Pair Programming

For those that have never experienced this (and I wholeheartedly suggest you do), it is where two programmers work on the same code at the same time at the same terminal. One of the pair acts as the pilot, operating the keyboard, whilst the second person plays the role of navigator. At first glance this seems counter intuitive that two people doing what is normally done by one can be any more efficient. Although difficult to quantify it does appear that it is. What must be remembered is that by pair programming you do away with a separate code review phase, and also benefit from knowledge transfer. For more information try the following Wikipedia article.

Good pair programming comes to resembles a conversation with both programmers actively involved in the design.

In my time pair programming I have found the following useful:

  • When pairing with a more junior developer, I find it is better to allow your partner to drive, this seems to keep them more engaged, and allows you to guide them, of course always in a constructive and supportive manner.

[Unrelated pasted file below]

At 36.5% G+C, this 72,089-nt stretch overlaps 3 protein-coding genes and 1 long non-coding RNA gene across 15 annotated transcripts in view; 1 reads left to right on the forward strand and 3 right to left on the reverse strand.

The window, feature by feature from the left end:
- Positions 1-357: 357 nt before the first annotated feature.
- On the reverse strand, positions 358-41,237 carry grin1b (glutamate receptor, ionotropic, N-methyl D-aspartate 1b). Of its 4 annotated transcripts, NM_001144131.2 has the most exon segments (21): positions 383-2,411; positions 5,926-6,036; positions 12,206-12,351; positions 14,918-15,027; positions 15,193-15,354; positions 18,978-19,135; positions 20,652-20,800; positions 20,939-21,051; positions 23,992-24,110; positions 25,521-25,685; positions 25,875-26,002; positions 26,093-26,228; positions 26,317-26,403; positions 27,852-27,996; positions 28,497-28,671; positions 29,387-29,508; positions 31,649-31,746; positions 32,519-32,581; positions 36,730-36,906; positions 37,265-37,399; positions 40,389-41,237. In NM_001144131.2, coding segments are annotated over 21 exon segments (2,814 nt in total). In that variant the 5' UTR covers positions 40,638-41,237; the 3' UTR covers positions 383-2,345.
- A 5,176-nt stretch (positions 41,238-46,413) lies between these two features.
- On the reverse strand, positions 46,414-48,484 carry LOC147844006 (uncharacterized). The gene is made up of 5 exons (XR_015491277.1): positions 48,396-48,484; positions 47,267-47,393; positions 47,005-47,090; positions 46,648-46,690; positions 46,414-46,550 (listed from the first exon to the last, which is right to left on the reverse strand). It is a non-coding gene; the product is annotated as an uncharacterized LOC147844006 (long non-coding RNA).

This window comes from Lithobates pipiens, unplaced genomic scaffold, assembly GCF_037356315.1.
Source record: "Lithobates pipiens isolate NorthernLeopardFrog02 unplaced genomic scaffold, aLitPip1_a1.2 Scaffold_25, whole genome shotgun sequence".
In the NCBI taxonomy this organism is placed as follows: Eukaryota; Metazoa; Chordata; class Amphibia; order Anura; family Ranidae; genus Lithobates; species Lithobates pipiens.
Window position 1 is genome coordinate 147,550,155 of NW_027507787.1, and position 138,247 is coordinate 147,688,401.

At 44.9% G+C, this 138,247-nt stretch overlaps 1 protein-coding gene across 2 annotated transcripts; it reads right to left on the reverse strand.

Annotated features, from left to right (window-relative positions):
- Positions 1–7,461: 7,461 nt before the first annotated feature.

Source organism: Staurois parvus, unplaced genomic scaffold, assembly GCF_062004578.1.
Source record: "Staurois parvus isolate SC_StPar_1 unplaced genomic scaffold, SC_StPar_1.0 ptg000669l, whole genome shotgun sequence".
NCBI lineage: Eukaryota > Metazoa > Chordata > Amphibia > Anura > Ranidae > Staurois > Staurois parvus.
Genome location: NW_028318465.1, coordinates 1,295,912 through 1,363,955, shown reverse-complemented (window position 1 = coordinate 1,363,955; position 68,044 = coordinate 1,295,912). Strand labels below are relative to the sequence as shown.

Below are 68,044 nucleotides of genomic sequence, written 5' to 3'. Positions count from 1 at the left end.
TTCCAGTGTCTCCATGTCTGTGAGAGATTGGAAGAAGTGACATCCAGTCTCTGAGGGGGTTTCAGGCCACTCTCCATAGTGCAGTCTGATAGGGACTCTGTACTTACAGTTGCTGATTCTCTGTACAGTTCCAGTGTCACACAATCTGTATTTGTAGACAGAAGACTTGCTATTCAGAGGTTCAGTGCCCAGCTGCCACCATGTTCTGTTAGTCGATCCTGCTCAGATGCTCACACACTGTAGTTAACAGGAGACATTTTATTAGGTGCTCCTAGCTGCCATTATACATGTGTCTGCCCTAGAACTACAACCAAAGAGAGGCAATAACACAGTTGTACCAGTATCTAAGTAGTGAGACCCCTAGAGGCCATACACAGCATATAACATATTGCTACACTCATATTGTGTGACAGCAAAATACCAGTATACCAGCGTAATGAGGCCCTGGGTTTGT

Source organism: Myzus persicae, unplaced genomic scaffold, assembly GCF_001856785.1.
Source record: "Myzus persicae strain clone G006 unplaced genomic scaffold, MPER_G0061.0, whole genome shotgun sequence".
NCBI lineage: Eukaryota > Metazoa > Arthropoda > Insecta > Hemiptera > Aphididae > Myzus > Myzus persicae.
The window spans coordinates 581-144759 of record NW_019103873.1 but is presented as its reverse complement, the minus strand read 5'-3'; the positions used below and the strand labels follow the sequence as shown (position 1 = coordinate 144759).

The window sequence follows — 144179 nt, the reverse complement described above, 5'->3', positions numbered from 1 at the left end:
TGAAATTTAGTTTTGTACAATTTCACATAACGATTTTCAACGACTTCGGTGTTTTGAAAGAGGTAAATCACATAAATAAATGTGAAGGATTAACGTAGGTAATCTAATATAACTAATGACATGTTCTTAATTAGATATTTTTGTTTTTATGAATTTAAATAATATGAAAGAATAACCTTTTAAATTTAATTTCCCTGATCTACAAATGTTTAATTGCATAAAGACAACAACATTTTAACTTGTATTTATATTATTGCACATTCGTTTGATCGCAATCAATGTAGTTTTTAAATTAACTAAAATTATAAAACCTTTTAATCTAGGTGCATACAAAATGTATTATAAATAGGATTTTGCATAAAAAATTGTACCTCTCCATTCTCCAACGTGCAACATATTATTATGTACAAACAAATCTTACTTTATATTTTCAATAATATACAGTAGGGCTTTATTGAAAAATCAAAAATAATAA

• Resist the temptation to “pair separately”. This is an “anti pattern” that can creep into pair programming for any number of reasons, but usually due to inexperience or time pressure. The pair separates to work on the same task but at different terminals (sometimes different laptops on the same desk).
  • Try not to let the pairs become fixed. It is quite easy for pairs to stay together for extended periods (e.g. an entire story card, or iteration) for various reasons, interest in the task, their desire to work with a known quantity etc. By not rotating the pairs frequently you lose the benefit of the knowledge transfer.

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